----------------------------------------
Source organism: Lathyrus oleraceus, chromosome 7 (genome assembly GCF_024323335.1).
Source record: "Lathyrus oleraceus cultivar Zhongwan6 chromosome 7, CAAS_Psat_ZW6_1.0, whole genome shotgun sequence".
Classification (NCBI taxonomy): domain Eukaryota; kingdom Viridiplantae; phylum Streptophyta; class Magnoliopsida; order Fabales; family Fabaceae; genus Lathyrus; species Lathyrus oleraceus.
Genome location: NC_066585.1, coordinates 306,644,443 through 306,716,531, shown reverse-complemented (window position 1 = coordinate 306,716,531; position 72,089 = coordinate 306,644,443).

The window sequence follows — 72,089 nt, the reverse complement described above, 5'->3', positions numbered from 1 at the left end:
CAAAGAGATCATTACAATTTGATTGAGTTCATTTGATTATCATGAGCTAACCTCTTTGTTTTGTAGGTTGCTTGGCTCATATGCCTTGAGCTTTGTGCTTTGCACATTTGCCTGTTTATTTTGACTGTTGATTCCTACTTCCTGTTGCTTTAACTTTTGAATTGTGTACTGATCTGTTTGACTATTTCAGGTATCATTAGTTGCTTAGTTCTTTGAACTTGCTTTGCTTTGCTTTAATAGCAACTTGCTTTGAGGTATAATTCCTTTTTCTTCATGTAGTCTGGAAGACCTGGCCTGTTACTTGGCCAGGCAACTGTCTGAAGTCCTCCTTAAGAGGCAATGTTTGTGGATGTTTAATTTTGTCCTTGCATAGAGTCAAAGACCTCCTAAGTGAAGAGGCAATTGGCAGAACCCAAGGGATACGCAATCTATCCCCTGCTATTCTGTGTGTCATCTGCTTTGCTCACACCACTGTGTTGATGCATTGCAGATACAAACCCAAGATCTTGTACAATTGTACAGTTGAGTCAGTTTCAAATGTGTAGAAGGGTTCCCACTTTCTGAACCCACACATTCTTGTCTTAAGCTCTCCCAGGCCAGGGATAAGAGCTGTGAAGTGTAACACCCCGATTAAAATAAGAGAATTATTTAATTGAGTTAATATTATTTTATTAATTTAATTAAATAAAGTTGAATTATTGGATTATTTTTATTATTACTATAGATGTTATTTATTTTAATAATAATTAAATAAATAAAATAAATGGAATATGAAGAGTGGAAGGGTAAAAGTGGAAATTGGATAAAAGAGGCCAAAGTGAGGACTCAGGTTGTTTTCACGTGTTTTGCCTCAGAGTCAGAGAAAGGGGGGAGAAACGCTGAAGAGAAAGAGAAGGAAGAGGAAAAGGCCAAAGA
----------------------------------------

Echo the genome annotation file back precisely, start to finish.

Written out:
Source organism: Lathyrus oleraceus, chromosome 7 (genome assembly GCF_024323335.1).
Source record: "Lathyrus oleraceus cultivar Zhongwan6 chromosome 7, CAAS_Psat_ZW6_1.0, whole genome shotgun sequence".
Classification (NCBI taxonomy): domain Eukaryota; kingdom Viridiplantae; phylum Streptophyta; class Magnoliopsida; order Fabales; family Fabaceae; genus Lathyrus; species Lathyrus oleraceus.
Genome location: NC_066585.1, coordinates 306,644,443 through 306,716,531, shown reverse-complemented (window position 1 = coordinate 306,716,531; position 72,089 = coordinate 306,644,443).

The window sequence follows — 72,089 nt, the reverse complement described above, 5'->3', positions numbered from 1 at the left end:
CAAAGAGATCATTACAATTTGATTGAGTTCATTTGATTATCATGAGCTAACCTCTTTGTTTTGTAGGTTGCTTGGCTCATATGCCTTGAGCTTTGTGCTTTGCACATTTGCCTGTTTATTTTGACTGTTGATTCCTACTTCCTGTTGCTTTAACTTTTGAATTGTGTACTGATCTGTTTGACTATTTCAGGTATCATTAGTTGCTTAGTTCTTTGAACTTGCTTTGCTTTGCTTTAATAGCAACTTGCTTTGAGGTATAATTCCTTTTTCTTCATGTAGTCTGGAAGACCTGGCCTGTTACTTGGCCAGGCAACTGTCTGAAGTCCTCCTTAAGAGGCAATGTTTGTGGATGTTTAATTTTGTCCTTGCATAGAGTCAAAGACCTCCTAAGTGAAGAGGCAATTGGCAGAACCCAAGGGATACGCAATCTATCCCCTGCTATTCTGTGTGTCATCTGCTTTGCTCACACCACTGTGTTGATGCATTGCAGATACAAACCCAAGATCTTGTACAATTGTACAGTTGAGTCAGTTTCAAATGTGTAGAAGGGTTCCCACTTTCTGAACCCACACATTCTTGTCTTAAGCTCTCCCAGGCCAGGGATAAGAGCTGTGAAGTGTAACACCCCGATTAAAATAAGAGAATTATTTAATTGAGTTAATATTATTTTATTAATTTAATTAAATAAAGTTGAATTATTGGATTATTTTTATTATTACTATAGATGTTATTTATTTTAATAATAATTAAATAAATAAAATAAATGGAATATGAAGAGTGGAAGGGTAAAAGTGGAAATTGGATAAAAGAGGCCAAAGTGAGGACTCAGGTTGTTTTCACGTGTTTTGCCTCAGAGTCAGAGAAAGGGGGGAGAAACGCTGAAGAGAAAGAGAAGGAAGAGGAAAAGGCCAAAGA